Craig BATTUELLO, Plaintiff/Appellant, v. Ellen BATTUELLO, Individually and as Trustee, etc., et al., Defendants/Respondents.
Appellant Craig Battuello filed a complaint against his mother, both individually and in her capacity as trustee of a family trust, and against his deceased father's estate, seeking to establish an interest in a Napa County vineyard that he claimed his father had promised to give to him. Appellant's mother, acting individually, as trustee of the trust, and apparently on behalf of her husband's estate, demurred to the complaint, arguing they were entitled to prevail, as a matter of law, because the complaint was barred by the statute of limitations. The trial court agreed and sustained the demurrer without leave to amend. Appellant now appeals from the ensuing judgment claiming the trial court interpreted the applicable statute of limitations incorrectly. We agree and will reverse the judgment.
I. FACTUAL AND PROCEDURAL BACKGROUND
Since this is an appeal from a judgment entered after a demurrer, we must treat the allegations of the complaint as true. (Blank v. Kirwan (1985) 39 Cal.3d 311, 318, 216 Cal.Rptr. 718, 703 P.2d 58.) So construed, the facts of this case are as follows.
Appellant has, for many years, worked on the family vineyard located in the Napa Valley. Ever since appellant was a young boy, his father, Dominic, and his mother, Ellen, told appellant repeatedly that they would give him the vineyard when Dominic died. In reliance on those promises, appellant went to college to learn the formal aspects of running a business; and from 1970 through 1995, appellant farmed and managed the vineyard.
In 1988, Dominic and Ellen executed a trust which specified that appellant would receive the vineyard upon the death of the survivor of Dominic and Ellen.
Dominic died on December 10, 1995. Shortly thereafter, appellant learned that in 1994, Dominic and Ellen had executed another trust and related documents (the 1994 trust) which stated that appellant would not receive the vineyard as he had been promised.
Appellant objected when he learned the terms of terms of the 1994 trust, and he entered into settlement negotiations with his mother and her legal advisors. As a result of those negotiations, Ellen promised appellant he would receive the vineyard by no later than the end of 1996. In reliance on those promises, appellant refrained from making any objection when Ellen filed a petition in the superior court to confirm that the 1994 trust had title to the vineyard. In December 1996, the court did, in fact, rule that the trust had title to the vineyard pursuant to the 1994 trust document.
Shortly thereafter, Ellen repudiated the settlement agreement; and she took the position that appellant did not have any right to the vineyard other than that to which he might be entitled pursuant to the 1994 trust. Faced with this breach of the settlement agreement, and the potential loss of the vineyard, appellant filed the present complaint against Ellen, both individually and in her capacity as trustee of the trust, and against Dominic's estate. The individual causes of action will be set forth in more detail below, but the thrust of the complaint was clear: Appellant sought to enforce his father's promise to give him the vineyard when he died.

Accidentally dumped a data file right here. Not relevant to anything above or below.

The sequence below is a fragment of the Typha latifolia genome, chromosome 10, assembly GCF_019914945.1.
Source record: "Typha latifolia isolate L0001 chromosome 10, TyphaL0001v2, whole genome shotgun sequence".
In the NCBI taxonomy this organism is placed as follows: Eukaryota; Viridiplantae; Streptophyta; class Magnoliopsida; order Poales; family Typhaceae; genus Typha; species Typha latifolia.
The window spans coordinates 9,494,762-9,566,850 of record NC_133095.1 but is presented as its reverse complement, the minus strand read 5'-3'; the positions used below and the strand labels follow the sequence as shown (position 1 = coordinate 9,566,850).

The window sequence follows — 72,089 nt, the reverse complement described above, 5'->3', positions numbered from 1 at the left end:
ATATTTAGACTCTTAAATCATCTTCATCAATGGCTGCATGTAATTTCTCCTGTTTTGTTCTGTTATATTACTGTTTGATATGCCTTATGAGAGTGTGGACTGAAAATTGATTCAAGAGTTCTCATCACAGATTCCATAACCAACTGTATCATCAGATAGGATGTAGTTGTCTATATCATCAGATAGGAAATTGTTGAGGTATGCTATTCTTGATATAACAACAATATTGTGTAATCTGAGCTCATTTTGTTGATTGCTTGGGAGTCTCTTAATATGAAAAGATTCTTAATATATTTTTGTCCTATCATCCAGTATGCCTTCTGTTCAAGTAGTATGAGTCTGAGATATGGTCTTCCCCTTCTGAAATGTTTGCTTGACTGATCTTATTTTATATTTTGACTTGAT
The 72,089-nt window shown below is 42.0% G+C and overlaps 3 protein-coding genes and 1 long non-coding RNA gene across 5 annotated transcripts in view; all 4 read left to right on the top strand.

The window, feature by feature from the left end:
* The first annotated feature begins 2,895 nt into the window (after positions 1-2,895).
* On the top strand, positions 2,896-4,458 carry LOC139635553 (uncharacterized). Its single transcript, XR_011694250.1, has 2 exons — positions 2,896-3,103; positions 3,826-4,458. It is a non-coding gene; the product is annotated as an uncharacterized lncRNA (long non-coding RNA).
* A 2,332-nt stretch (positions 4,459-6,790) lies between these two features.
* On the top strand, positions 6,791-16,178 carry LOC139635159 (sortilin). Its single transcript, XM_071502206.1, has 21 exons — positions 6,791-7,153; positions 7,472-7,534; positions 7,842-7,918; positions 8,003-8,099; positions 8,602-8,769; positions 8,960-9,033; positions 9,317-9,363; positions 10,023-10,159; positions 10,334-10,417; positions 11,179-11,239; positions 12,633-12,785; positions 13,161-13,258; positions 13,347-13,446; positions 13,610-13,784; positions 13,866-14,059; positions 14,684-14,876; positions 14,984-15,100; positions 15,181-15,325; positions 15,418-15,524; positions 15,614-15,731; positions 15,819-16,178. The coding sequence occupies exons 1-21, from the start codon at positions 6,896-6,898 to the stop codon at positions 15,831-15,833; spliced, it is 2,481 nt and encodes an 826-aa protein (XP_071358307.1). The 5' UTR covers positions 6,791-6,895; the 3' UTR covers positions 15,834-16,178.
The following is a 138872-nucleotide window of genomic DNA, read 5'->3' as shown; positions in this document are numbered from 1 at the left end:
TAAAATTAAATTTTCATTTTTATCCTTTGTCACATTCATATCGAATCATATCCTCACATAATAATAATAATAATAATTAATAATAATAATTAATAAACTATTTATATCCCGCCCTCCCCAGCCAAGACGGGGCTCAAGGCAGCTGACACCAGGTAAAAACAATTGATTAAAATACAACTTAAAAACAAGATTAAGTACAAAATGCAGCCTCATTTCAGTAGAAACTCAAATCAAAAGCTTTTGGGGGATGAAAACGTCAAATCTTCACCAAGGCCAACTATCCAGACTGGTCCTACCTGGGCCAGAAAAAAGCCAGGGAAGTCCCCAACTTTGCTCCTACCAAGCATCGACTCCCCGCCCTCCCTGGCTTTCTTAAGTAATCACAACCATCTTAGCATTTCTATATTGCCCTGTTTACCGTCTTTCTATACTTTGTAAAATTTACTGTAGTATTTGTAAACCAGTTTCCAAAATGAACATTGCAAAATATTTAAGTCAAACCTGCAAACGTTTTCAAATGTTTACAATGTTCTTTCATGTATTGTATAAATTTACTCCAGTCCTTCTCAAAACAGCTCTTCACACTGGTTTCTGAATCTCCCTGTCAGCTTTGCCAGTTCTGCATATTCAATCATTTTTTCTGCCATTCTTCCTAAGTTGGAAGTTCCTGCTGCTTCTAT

Ellen, acting individually, as trustee of the trust, and apparently on behalf of Dominic's estate, demurred to the complaint arguing they were entitled to prevail, as a matter of law, because the action was barred by the one-year statute of limitations set forth in Code of Civil Procedure section 366.2 (section 366.2). The trial court agreed and sustained the demurrer without leave to amend. This appeal followed.
A. Applicability of Section 366.2
The first issue is whether the trial court properly ruled that the statute of limitations set forth in section 366.2, which governs causes of action that exist at the time of a person's death, was applicable in this case. That section states, in pertinent part, “If a person against whom an action may be brought on a liability of the person, whether arising in contract, tort, or otherwise, and whether accrued or not accrued, dies before the expiration of the applicable limitations period, and the cause of action survives, an action may be commenced within one year after the date of death, and the limitations period that would have been applicable does not apply.” (Id., subd. (a)(1).)
Appellant contends that section 366.2 cannot be applied to a cause of action alleging a contract to make a will because, as a general rule, such a cause of action does not come into existence until after the promisor has died (see In re Marriage of Edwards (1995) 38 Cal.App.4th 456, 460, 45 Cal.Rptr.2d 138); and therefore, the cause of action neither “accrue[s]” prior to the promisor's death nor “survives” his death.
We reject the argument. While appellant correctly cites the general rule, an exception exists where the promisor has made an inter vivos transfer of property specifically covered by the contract. (See Brown v. Superior Court (1949) 34 Cal.2d 559, 564, 212 P.2d 878; Brewer v. Simpson (1960) 53 Cal.2d 567, 593, 2 Cal.Rptr. 609, 349 P.2d 289.) In that situation, the promisee may seek equitable relief against the promisor during the promisor's lifetime. (Ibid.; see also Westbrook v. Superior Court (1986) 176 Cal.App.3d 703, 711, 222 Cal.Rptr. 317.) The exception applies in this case. Appellant alleges in his complaint that, in 1994, Dominic transferred the vineyard into a trust in such a way that appellant would no longer receive the property as he had been promised. Since Dominic allegedly made an inter vivos transfer of the vineyard, appellant had a cause of action against him prior to his death.1 Since such a cause of action existed, section 366.2 applied to this case.